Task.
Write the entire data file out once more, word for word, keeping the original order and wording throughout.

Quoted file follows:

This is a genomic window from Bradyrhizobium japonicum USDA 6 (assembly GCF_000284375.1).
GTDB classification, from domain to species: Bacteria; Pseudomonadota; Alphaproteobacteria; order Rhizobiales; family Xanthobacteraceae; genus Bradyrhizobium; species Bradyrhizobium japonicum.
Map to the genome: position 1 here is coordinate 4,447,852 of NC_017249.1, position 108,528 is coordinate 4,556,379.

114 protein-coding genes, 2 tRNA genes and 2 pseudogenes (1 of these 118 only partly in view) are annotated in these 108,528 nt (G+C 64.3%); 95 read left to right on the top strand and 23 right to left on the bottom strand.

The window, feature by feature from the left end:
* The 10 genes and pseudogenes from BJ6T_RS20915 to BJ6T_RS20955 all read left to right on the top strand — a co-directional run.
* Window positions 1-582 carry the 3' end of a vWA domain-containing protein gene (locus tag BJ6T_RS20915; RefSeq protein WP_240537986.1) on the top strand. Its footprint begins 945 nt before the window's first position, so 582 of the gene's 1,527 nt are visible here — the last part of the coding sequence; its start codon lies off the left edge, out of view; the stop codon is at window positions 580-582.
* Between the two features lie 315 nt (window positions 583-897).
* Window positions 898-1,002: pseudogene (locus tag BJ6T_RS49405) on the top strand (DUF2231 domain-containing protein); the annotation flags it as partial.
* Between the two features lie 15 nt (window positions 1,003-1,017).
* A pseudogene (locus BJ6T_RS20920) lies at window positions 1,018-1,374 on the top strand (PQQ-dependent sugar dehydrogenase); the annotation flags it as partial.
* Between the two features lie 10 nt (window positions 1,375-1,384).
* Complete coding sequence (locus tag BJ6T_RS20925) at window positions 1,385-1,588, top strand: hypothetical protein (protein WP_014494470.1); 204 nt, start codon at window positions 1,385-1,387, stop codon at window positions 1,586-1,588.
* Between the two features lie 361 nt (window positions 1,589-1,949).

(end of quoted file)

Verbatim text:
This is a genomic window from Bradyrhizobium japonicum USDA 6 (assembly GCF_000284375.1).
GTDB classification, from domain to species: Bacteria; Pseudomonadota; Alphaproteobacteria; order Rhizobiales; family Xanthobacteraceae; genus Bradyrhizobium; species Bradyrhizobium japonicum.
Map to the genome: position 1 here is coordinate 4,447,852 of NC_017249.1, position 108,528 is coordinate 4,556,379.

114 protein-coding genes, 2 tRNA genes and 2 pseudogenes (1 of these 118 only partly in view) are annotated in these 108,528 nt (G+C 64.3%); 95 read left to right on the top strand and 23 right to left on the bottom strand.

The window, feature by feature from the left end:
* The 10 genes and pseudogenes from BJ6T_RS20915 to BJ6T_RS20955 all read left to right on the top strand — a co-directional run.
* Window positions 1-582 carry the 3' end of a vWA domain-containing protein gene (locus tag BJ6T_RS20915; RefSeq protein WP_240537986.1) on the top strand. Its footprint begins 945 nt before the window's first position, so 582 of the gene's 1,527 nt are visible here — the last part of the coding sequence; its start codon lies off the left edge, out of view; the stop codon is at window positions 580-582.
* Between the two features lie 315 nt (window positions 583-897).
* Window positions 898-1,002: pseudogene (locus tag BJ6T_RS49405) on the top strand (DUF2231 domain-containing protein); the annotation flags it as partial.
* Between the two features lie 15 nt (window positions 1,003-1,017).
* A pseudogene (locus BJ6T_RS20920) lies at window positions 1,018-1,374 on the top strand (PQQ-dependent sugar dehydrogenase); the annotation flags it as partial.
* Between the two features lie 10 nt (window positions 1,375-1,384).
* Complete coding sequence (locus tag BJ6T_RS20925) at window positions 1,385-1,588, top strand: hypothetical protein (protein WP_014494470.1); 204 nt, start codon at window positions 1,385-1,387, stop codon at window positions 1,586-1,588.
* Between the two features lie 361 nt (window positions 1,589-1,949).